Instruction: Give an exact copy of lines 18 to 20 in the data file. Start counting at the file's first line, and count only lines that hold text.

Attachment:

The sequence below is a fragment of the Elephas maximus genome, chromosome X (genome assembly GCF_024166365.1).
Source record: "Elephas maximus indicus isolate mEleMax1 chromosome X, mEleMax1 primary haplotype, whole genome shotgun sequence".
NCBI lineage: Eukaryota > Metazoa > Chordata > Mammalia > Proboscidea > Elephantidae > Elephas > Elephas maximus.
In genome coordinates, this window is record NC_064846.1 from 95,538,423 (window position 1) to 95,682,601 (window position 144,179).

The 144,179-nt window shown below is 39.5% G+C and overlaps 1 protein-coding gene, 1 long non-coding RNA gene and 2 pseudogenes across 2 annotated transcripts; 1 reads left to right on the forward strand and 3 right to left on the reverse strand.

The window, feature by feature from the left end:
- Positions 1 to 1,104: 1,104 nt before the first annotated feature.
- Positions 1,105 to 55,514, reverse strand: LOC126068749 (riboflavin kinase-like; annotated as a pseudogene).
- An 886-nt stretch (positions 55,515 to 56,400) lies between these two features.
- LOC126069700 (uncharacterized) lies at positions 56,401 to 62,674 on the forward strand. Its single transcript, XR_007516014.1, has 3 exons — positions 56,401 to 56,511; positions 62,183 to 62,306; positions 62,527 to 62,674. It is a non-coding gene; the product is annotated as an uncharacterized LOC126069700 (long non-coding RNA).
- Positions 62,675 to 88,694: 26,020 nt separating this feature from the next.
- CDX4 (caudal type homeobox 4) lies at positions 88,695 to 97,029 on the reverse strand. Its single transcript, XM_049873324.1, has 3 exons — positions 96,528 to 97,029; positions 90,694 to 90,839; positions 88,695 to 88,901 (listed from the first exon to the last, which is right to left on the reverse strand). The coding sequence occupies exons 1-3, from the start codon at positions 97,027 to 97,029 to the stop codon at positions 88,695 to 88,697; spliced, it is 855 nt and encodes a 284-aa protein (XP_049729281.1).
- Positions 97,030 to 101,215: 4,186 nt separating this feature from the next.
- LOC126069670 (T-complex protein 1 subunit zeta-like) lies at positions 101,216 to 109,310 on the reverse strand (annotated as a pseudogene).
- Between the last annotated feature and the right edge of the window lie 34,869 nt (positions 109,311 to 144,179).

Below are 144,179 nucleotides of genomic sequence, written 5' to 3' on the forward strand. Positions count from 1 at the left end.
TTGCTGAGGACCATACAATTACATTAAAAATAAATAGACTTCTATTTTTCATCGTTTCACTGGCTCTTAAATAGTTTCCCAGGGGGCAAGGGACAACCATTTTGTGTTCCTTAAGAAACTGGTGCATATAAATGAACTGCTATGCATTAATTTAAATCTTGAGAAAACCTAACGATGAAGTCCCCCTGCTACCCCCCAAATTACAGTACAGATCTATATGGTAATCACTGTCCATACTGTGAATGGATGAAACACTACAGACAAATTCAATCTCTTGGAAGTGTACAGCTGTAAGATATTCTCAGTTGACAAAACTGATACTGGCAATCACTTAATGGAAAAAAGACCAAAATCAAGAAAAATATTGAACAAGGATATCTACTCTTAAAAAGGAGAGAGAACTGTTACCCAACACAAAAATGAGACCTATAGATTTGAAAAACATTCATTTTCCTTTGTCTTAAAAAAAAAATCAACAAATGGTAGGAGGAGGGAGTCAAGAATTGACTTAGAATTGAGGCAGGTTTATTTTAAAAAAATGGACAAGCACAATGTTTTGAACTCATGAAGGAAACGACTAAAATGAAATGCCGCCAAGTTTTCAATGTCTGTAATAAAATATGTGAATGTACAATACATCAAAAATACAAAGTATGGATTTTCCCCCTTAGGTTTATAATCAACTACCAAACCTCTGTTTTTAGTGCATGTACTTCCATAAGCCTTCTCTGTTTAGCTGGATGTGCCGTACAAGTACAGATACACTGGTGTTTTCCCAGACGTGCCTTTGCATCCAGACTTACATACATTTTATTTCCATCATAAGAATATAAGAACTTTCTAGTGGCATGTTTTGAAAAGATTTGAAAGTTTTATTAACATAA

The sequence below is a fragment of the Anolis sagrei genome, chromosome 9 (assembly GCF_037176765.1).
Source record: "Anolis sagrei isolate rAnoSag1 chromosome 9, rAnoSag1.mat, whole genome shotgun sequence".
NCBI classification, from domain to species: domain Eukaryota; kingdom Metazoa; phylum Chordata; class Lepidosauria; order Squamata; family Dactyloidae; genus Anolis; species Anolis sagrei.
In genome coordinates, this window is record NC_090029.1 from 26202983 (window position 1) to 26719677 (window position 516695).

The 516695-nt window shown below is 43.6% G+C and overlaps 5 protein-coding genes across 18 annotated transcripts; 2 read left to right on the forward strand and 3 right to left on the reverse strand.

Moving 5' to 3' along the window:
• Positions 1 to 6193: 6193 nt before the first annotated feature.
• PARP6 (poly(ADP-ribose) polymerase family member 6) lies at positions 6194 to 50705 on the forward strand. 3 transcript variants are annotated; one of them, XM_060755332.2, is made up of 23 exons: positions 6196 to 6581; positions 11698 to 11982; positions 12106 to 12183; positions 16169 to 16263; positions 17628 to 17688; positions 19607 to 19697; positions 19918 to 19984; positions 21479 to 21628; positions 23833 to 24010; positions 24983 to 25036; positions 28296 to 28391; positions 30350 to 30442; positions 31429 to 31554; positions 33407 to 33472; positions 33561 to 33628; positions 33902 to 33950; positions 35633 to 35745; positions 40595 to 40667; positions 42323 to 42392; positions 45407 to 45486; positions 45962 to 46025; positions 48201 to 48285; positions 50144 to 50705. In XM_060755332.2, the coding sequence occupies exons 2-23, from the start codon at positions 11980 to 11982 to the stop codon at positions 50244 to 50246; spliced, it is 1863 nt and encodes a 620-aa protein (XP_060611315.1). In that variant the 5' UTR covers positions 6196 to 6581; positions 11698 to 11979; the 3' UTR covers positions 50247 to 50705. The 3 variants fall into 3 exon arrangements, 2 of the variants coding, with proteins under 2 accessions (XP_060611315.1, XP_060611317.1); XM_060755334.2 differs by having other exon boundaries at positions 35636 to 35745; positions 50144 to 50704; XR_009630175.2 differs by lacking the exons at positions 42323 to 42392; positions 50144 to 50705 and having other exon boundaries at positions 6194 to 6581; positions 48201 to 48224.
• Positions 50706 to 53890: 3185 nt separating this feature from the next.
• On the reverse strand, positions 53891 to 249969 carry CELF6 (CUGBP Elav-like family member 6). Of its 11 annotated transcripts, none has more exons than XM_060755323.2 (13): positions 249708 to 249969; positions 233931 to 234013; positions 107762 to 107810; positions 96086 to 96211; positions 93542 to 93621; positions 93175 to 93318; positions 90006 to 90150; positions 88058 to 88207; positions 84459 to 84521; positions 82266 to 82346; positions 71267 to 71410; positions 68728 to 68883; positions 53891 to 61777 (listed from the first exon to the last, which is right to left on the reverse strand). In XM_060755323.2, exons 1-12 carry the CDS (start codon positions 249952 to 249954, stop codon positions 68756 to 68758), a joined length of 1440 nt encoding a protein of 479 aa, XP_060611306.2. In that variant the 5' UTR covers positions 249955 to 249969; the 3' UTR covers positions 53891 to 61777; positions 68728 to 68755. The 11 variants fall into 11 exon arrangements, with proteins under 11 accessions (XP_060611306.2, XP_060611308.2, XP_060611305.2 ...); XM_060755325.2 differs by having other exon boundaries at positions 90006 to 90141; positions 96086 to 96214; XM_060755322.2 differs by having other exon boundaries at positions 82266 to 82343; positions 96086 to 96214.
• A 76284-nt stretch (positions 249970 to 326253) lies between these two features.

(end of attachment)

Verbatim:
The sequence below is a fragment of the Anolis sagrei genome, chromosome 9 (assembly GCF_037176765.1).
Source record: "Anolis sagrei isolate rAnoSag1 chromosome 9, rAnoSag1.mat, whole genome shotgun sequence".
NCBI classification, from domain to species: domain Eukaryota; kingdom Metazoa; phylum Chordata; class Lepidosauria; order Squamata; family Dactyloidae; genus Anolis; species Anolis sagrei.